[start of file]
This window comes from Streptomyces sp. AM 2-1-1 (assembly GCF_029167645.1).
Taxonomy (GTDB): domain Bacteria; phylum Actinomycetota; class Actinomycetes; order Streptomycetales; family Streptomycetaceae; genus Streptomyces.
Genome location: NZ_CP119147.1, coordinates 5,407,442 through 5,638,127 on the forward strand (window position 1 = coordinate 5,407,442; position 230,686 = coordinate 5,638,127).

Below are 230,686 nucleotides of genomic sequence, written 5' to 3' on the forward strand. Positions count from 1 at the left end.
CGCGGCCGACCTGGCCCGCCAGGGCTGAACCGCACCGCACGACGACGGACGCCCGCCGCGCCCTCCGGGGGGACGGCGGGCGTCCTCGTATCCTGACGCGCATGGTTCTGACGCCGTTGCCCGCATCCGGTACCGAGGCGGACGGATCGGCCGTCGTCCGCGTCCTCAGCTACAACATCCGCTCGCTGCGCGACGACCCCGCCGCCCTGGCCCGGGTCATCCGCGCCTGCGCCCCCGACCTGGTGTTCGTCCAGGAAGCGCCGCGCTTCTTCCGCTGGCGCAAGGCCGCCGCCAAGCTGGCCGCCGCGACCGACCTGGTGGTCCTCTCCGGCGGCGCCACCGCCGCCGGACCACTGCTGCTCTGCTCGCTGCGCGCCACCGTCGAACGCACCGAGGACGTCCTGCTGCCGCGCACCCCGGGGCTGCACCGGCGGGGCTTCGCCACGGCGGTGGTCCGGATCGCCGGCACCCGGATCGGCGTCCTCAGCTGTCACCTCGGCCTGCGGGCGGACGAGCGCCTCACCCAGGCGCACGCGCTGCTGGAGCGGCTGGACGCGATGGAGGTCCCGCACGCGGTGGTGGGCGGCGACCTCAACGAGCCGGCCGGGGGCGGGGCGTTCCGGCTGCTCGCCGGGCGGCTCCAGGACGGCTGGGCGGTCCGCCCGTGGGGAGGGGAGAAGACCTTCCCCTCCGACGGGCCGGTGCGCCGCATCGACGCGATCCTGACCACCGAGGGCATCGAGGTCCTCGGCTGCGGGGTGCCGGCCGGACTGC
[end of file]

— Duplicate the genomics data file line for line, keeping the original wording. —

This window comes from Streptomyces sp. AM 2-1-1 (assembly GCF_029167645.1).
Taxonomy (GTDB): domain Bacteria; phylum Actinomycetota; class Actinomycetes; order Streptomycetales; family Streptomycetaceae; genus Streptomyces.
Genome location: NZ_CP119147.1, coordinates 5,407,442 through 5,638,127 on the forward strand (window position 1 = coordinate 5,407,442; position 230,686 = coordinate 5,638,127).

Below are 230,686 nucleotides of genomic sequence, written 5' to 3' on the forward strand. Positions count from 1 at the left end.
CGCGGCCGACCTGGCCCGCCAGGGCTGAACCGCACCGCACGACGACGGACGCCCGCCGCGCCCTCCGGGGGGACGGCGGGCGTCCTCGTATCCTGACGCGCATGGTTCTGACGCCGTTGCCCGCATCCGGTACCGAGGCGGACGGATCGGCCGTCGTCCGCGTCCTCAGCTACAACATCCGCTCGCTGCGCGACGACCCCGCCGCCCTGGCCCGGGTCATCCGCGCCTGCGCCCCCGACCTGGTGTTCGTCCAGGAAGCGCCGCGCTTCTTCCGCTGGCGCAAGGCCGCCGCCAAGCTGGCCGCCGCGACCGACCTGGTGGTCCTCTCCGGCGGCGCCACCGCCGCCGGACCACTGCTGCTCTGCTCGCTGCGCGCCACCGTCGAACGCACCGAGGACGTCCTGCTGCCGCGCACCCCGGGGCTGCACCGGCGGGGCTTCGCCACGGCGGTGGTCCGGATCGCCGGCACCCGGATCGGCGTCCTCAGCTGTCACCTCGGCCTGCGGGCGGACGAGCGCCTCACCCAGGCGCACGCGCTGCTGGAGCGGCTGGACGCGATGGAGGTCCCGCACGCGGTGGTGGGCGGCGACCTCAACGAGCCGGCCGGGGGCGGGGCGTTCCGGCTGCTCGCCGGGCGGCTCCAGGACGGCTGGGCGGTCCGCCCGTGGGGAGGGGAGAAGACCTTCCCCTCCGACGGGCCGGTGCGCCGCATCGACGCGATCCTGACCACCGAGGGCATCGAGGTCCTCGGCTGCGGGGTGCCGGCCGGACTGC